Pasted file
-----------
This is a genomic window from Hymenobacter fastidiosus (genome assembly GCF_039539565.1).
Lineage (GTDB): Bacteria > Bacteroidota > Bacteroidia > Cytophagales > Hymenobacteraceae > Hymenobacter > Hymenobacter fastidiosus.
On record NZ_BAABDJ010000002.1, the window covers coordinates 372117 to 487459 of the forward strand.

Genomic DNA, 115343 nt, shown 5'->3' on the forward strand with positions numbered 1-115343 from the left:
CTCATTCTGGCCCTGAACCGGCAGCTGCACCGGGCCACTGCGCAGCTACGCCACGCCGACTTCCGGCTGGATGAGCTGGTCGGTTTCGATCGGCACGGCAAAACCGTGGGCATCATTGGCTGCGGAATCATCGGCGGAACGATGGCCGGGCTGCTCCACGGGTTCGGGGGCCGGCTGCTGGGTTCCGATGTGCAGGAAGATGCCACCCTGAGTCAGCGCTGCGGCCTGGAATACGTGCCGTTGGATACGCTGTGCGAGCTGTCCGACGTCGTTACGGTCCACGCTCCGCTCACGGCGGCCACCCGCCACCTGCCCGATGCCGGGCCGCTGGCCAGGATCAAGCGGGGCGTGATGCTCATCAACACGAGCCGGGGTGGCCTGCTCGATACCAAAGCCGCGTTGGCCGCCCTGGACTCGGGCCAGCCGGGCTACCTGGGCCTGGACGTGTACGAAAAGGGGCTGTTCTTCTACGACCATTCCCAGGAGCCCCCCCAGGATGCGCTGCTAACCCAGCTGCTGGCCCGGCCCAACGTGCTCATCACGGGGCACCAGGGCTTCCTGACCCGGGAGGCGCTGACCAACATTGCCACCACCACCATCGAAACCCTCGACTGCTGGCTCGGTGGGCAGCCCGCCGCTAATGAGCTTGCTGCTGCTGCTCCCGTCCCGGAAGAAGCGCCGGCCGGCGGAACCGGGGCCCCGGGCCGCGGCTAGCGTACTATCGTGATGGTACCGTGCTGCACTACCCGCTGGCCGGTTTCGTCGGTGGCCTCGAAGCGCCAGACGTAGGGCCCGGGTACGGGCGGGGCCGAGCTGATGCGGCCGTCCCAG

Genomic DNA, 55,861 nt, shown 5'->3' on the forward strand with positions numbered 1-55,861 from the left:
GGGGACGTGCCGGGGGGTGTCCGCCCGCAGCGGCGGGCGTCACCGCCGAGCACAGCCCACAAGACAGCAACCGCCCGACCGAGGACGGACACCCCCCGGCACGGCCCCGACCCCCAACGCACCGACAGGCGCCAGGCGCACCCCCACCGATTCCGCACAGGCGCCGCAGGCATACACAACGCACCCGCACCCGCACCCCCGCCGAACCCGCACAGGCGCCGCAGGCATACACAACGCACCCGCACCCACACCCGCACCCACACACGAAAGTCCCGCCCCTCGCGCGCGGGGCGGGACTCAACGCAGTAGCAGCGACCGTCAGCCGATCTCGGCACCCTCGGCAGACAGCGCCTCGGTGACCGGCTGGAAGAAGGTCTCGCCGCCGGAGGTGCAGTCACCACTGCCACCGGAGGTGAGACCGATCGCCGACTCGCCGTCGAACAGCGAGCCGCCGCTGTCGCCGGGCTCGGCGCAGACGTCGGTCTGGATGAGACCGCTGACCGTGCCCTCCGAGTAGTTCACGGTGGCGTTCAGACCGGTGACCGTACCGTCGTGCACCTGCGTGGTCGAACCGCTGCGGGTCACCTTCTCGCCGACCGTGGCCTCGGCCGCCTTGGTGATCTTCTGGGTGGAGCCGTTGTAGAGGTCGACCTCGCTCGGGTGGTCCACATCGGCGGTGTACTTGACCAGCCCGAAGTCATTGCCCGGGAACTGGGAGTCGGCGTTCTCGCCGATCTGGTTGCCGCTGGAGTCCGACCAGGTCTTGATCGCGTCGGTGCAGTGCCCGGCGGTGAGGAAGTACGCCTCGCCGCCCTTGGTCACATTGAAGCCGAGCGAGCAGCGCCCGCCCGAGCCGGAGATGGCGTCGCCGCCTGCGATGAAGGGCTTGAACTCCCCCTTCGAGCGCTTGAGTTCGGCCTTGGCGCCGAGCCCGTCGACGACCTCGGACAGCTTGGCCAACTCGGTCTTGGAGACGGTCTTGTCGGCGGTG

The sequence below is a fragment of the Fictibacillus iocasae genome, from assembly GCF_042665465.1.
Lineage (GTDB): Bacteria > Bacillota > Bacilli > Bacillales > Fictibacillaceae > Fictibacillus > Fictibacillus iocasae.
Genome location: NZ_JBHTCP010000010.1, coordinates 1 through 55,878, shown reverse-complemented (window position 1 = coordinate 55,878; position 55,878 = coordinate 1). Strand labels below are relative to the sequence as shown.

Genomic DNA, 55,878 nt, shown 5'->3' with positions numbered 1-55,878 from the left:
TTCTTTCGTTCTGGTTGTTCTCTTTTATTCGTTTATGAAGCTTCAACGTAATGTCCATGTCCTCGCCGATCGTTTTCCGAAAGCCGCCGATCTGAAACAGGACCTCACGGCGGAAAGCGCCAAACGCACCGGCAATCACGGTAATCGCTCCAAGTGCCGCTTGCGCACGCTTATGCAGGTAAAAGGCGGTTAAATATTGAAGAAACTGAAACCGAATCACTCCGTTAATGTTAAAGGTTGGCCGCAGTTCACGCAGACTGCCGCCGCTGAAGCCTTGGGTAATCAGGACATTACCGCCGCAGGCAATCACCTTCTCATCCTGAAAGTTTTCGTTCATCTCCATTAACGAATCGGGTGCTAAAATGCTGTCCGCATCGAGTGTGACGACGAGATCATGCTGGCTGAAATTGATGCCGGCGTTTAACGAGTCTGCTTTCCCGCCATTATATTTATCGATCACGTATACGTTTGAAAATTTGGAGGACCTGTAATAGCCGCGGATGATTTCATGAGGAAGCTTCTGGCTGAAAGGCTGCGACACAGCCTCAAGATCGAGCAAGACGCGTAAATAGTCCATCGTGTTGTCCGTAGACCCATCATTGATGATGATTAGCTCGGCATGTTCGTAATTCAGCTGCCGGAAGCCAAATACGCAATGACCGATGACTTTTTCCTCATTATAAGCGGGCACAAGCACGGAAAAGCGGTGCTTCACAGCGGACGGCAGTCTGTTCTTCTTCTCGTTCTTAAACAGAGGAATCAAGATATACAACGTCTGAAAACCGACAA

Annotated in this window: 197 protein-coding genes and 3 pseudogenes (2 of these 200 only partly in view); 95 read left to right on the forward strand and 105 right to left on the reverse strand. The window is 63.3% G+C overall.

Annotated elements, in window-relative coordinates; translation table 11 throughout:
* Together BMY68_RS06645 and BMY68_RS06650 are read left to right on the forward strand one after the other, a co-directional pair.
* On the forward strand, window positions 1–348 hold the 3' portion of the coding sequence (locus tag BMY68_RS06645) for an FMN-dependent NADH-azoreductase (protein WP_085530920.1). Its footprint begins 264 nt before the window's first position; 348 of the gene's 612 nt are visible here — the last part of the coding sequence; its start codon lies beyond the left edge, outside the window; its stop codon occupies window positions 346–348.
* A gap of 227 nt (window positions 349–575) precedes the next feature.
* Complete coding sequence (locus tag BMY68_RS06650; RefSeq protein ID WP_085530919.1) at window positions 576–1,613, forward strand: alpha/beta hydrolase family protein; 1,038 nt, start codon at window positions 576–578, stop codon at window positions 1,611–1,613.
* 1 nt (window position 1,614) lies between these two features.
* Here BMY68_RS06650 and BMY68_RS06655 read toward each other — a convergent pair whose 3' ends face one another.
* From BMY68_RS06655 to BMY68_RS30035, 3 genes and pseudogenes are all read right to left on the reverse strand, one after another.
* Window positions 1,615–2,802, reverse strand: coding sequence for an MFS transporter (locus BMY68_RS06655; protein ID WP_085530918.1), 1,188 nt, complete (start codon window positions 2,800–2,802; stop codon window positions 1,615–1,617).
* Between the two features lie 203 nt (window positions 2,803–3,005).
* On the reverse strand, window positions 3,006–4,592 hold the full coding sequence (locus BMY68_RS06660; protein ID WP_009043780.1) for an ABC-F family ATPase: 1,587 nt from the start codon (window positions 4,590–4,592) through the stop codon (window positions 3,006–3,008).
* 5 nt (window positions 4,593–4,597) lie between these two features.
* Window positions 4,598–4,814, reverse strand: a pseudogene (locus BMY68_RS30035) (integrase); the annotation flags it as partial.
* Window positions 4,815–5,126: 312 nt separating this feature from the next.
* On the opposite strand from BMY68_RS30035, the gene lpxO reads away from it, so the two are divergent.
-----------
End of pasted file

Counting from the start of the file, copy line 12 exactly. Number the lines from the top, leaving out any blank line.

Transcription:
TTCTTTCGTTCTGGTTGTTCTCTTTTATTCGTTTATGAAGCTTCAACGTAATGTCCATGTCCTCGCCGATCGTTTTCCGAAAGCCGCCGATCTGAAACAGGACCTCACGGCGGAAAGCGCCAAACGCACCGGCAATCACGGTAATCGCTCCAAGTGCCGCTTGCGCACGCTTATGCAGGTAAAAGGCGGTTAAATATTGAAGAAACTGAAACCGAATCACTCCGTTAATGTTAAAGGTTGGCCGCAGTTCACGCAGACTGCCGCCGCTGAAGCCTTGGGTAATCAGGACATTACCGCCGCAGGCAATCACCTTCTCATCCTGAAAGTTTTCGTTCATCTCCATTAACGAATCGGGTGCTAAAATGCTGTCCGCATCGAGTGTGACGACGAGATCATGCTGGCTGAAATTGATGCCGGCGTTTAACGAGTCTGCTTTCCCGCCATTATATTTATCGATCACGTATACGTTTGAAAATTTGGAGGACCTGTAATAGCCGCGGATGATTTCATGAGGAAGCTTCTGGCTGAAAGGCTGCGACACAGCCTCAAGATCGAGCAAGACGCGTAAATAGTCCATCGTGTTGTCCGTAGACCCATCATTGATGATGATTAGCTCGGCATGTTCGTAATTCAGCTGCCGGAAGCCAAATACGCAATGACCGATGACTTTTTCCTCATTATAAGCGGGCACAAGCACGGAAAAGCGGTGCTTCACAGCGGACGGCAGTCTGTTCTTCTTCTCGTTCTTAAACAGAGGAATCAAGATATACAACGTCTGAAAACCGACAA